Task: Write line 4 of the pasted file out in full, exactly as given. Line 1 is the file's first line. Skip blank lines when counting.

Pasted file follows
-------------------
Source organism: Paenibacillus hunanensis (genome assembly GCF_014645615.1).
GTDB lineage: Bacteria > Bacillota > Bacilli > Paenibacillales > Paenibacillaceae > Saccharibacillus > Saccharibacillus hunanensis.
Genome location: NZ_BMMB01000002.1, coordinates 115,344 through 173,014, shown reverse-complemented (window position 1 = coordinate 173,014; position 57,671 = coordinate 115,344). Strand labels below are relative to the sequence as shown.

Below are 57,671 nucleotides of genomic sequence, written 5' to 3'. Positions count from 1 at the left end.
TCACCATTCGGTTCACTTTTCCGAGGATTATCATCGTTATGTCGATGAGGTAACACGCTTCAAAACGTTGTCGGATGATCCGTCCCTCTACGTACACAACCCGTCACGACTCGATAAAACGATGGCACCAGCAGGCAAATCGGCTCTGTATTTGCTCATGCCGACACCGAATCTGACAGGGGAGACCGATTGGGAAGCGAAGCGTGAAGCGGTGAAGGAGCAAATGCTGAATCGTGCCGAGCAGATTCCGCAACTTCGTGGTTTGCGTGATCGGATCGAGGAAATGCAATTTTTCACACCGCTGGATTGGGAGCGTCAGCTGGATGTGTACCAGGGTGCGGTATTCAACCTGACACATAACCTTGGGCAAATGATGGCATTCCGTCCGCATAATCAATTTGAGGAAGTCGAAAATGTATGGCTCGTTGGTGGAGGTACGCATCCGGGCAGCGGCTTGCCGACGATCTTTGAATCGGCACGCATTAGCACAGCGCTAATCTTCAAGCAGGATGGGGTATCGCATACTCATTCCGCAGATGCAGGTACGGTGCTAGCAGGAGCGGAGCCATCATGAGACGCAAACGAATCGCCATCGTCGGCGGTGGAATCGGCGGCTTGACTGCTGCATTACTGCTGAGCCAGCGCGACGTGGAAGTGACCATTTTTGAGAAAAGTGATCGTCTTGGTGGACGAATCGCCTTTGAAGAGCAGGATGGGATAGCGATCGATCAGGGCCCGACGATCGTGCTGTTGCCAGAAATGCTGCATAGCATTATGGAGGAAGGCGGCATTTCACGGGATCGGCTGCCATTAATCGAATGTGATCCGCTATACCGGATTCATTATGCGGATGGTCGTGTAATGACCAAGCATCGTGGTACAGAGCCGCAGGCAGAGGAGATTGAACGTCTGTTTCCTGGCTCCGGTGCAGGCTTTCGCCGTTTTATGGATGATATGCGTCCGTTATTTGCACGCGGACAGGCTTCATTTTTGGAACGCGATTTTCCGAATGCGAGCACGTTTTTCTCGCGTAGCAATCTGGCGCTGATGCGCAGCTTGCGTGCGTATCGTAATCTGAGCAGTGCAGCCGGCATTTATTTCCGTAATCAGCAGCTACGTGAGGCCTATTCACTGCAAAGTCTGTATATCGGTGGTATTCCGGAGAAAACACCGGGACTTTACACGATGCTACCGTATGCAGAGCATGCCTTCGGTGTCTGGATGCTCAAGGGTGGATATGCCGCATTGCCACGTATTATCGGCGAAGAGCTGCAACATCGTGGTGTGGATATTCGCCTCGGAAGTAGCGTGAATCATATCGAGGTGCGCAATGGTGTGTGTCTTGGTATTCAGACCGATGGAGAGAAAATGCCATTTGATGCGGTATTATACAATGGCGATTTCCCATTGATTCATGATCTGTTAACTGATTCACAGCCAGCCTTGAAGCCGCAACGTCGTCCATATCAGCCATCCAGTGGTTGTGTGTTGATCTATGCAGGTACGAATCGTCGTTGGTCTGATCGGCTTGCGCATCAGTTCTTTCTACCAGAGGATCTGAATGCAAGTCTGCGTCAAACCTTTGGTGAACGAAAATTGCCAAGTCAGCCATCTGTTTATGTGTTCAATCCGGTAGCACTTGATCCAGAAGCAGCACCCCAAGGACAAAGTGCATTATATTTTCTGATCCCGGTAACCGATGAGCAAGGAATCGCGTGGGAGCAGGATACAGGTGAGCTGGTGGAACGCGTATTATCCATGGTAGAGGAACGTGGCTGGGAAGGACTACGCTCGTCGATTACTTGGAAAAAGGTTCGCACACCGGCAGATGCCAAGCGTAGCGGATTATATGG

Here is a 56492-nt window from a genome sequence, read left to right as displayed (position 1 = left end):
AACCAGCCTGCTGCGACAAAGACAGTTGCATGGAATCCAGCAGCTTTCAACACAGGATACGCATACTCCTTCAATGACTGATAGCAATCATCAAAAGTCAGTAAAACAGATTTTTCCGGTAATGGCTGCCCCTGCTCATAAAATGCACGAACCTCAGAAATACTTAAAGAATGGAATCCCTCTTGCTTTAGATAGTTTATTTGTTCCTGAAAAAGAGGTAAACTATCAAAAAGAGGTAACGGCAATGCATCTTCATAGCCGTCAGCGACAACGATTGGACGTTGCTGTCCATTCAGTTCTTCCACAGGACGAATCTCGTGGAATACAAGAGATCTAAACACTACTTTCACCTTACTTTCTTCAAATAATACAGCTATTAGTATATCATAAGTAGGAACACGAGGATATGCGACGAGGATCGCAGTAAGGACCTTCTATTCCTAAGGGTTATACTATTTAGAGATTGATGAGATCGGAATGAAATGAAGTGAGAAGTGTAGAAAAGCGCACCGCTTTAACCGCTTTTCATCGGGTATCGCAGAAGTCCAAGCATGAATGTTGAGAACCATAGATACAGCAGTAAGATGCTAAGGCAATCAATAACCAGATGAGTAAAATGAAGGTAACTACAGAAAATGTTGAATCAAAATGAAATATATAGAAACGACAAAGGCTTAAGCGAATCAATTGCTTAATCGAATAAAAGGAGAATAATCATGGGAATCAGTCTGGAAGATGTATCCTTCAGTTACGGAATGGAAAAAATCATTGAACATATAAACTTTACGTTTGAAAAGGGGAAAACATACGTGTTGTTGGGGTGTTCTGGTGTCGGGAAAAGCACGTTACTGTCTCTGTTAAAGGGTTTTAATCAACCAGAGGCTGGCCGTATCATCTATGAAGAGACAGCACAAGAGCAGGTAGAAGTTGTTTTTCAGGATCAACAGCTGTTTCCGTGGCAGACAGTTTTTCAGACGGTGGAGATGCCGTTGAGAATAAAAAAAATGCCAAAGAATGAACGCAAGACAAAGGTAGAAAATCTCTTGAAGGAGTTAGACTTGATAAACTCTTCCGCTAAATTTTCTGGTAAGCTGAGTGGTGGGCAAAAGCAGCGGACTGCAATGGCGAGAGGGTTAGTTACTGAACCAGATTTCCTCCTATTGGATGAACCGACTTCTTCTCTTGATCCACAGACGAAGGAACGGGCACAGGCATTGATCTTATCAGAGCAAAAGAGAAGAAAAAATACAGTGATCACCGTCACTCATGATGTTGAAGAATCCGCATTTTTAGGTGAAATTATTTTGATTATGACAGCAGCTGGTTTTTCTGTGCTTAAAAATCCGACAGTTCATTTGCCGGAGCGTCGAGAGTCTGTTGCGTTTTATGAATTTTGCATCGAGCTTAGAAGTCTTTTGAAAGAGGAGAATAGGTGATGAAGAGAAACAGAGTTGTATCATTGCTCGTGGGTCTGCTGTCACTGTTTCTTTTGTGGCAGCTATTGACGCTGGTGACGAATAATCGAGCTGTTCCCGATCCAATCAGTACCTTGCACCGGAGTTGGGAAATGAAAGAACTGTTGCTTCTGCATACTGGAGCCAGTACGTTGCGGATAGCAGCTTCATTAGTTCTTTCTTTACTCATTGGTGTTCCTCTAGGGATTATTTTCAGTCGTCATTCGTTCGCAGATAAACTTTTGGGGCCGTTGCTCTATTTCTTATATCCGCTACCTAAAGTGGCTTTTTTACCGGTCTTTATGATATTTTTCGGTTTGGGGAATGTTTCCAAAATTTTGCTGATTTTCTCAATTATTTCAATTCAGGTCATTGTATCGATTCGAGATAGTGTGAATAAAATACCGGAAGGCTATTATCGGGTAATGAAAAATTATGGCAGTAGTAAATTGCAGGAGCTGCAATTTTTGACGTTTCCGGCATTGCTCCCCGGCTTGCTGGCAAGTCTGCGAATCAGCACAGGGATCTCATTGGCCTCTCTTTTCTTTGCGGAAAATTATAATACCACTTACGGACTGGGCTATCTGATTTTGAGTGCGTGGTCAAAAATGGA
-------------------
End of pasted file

Below are 57,671 nucleotides of genomic sequence, written 5' to 3'. Positions count from 1 at the left end.